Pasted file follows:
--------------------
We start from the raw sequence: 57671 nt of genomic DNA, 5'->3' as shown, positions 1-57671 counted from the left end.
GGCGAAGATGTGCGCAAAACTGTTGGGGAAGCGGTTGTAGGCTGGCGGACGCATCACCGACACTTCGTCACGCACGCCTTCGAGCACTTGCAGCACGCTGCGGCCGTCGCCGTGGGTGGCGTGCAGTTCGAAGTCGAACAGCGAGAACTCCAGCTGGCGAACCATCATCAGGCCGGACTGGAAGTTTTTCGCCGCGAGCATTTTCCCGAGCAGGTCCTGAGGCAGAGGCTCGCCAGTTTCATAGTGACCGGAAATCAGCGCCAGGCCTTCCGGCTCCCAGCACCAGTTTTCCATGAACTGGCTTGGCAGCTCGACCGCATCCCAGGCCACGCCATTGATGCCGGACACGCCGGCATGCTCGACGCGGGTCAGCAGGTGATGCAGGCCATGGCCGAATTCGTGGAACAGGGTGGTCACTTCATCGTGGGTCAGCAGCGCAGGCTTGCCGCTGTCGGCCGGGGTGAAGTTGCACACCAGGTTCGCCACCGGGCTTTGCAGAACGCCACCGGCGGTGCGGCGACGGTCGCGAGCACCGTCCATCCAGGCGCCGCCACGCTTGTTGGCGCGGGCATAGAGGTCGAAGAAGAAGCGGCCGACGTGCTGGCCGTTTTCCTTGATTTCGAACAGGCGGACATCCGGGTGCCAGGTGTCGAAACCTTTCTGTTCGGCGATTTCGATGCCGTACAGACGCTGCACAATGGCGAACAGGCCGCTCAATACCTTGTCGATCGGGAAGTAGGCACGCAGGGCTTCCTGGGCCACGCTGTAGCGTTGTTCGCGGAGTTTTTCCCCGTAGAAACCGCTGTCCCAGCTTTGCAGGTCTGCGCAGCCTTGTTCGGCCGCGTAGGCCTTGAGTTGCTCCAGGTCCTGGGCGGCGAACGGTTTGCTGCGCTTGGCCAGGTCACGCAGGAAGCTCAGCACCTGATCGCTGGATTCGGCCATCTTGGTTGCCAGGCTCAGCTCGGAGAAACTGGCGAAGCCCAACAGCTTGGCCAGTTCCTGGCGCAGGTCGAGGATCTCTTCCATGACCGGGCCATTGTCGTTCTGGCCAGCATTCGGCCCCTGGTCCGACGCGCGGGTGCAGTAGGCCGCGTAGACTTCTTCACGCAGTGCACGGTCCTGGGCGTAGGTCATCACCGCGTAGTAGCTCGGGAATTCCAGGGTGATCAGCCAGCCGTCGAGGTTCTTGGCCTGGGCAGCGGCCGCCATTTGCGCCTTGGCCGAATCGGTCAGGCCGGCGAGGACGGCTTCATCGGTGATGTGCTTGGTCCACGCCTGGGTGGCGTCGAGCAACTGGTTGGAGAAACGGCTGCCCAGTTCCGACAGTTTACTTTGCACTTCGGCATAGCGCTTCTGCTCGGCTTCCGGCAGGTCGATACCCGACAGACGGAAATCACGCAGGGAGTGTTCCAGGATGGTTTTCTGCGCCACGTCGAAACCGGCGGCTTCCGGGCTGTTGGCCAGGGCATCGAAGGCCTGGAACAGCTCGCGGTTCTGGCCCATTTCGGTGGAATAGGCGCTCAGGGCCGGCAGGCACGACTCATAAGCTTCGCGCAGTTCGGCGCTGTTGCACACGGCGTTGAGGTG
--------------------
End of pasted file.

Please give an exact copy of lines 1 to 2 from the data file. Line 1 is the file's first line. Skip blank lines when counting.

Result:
We start from the raw sequence: 57671 nt of genomic DNA, 5'->3' as shown, positions 1-57671 counted from the left end.
GGCGAAGATGTGCGCAAAACTGTTGGGGAAGCGGTTGTAGGCTGGCGGACGCATCACCGACACTTCGTCACGCACGCCTTCGAGCACTTGCAGCACGCTGCGGCCGTCGCCGTGGGTGGCGTGCAGTTCGAAGTCGAACAGCGAGAACTCCAGCTGGCGAACCATCATCAGGCCGGACTGGAAGTTTTTCGCCGCGAGCATTTTCCCGAGCAGGTCCTGAGGCAGAGGCTCGCCAGTTTCATAGTGACCGGAAATCAGCGCCAGGCCTTCCGGCTCCCAGCACCAGTTTTCCATGAACTGGCTTGGCAGCTCGACCGCATCCCAGGCCACGCCATTGATGCCGGACACGCCGGCATGCTCGACGCGGGTCAGCAGGTGATGCAGGCCATGGCCGAATTCGTGGAACAGGGTGGTCACTTCATCGTGGGTCAGCAGCGCAGGCTTGCCGCTGTCGGCCGGGGTGAAGTTGCACACCAGGTTCGCCACCGGGCTTTGCAGAACGCCACCGGCGGTGCGGCGACGGTCGCGAGCACCGTCCATCCAGGCGCCGCCACGCTTGTTGGCGCGGGCATAGAGGTCGAAGAAGAAGCGGCCGACGTGCTGGCCGTTTTCCTTGATTTCGAACAGGCGGACATCCGGGTGCCAGGTGTCGAAACCTTTCTGTTCGGCGATTTCGATGCCGTACAGACGCTGCACAATGGCGAACAGGCCGCTCAATACCTTGTCGATCGGGAAGTAGGCACGCAGGGCTTCCTGGGCCACGCTGTAGCGTTGTTCGCGGAGTTTTTCCCCGTAGAAACCGCTGTCCCAGCTTTGCAGGTCTGCGCAGCCTTGTTCGGCCGCGTAGGCCTTGAGTTGCTCCAGGTCCTGGGCGGCGAACGGTTTGCTGCGCTTGGCCAGGTCACGCAGGAAGCTCAGCACCTGATCGCTGGATTCGGCCATCTTGGTTGCCAGGCTCAGCTCGGAGAAACTGGCGAAGCCCAACAGCTTGGCCAGTTCCTGGCGCAGGTCGAGGATCTCTTCCATGACCGGGCCATTGTCGTTCTGGCCAGCATTCGGCCCCTGGTCCGACGCGCGGGTGCAGTAGGCCGCGTAGACTTCTTCACGCAGTGCACGGTCCTGGGCGTAGGTCATCACCGCGTAGTAGCTCGGGAATTCCAGGGTGATCAGCCAGCCGTCGAGGTTCTTGGCCTGGGCAGCGGCCGCCATTTGCGCCTTGGCCGAATCGGTCAGGCCGGCGAGGACGGCTTCATCGGTGATGTGCTTGGTCCACGCCTGGGTGGCGTCGAGCAACTGGTTGGAGAAACGGCTGCCCAGTTCCGACAGTTTACTTTGCACTTCGGCATAGCGCTTCTGCTCGGCTTCCGGCAGGTCGATACCCGACAGACGGAAATCACGCAGGGAGTGTTCCAGGATGGTTTTCTGCGCCACGTCGAAACCGGCGGCTTCCGGGCTGTTGGCCAGGGCATCGAAGGCCTGGAACAGCTCGCGGTTCTGGCCCATTTCGGTGGAATAGGCGCTCAGGGCCGGCAGGCACGACTCATAAGCTTCGCGCAGTTCGGCGCTGTTGCACACGGCGTTGAGGTG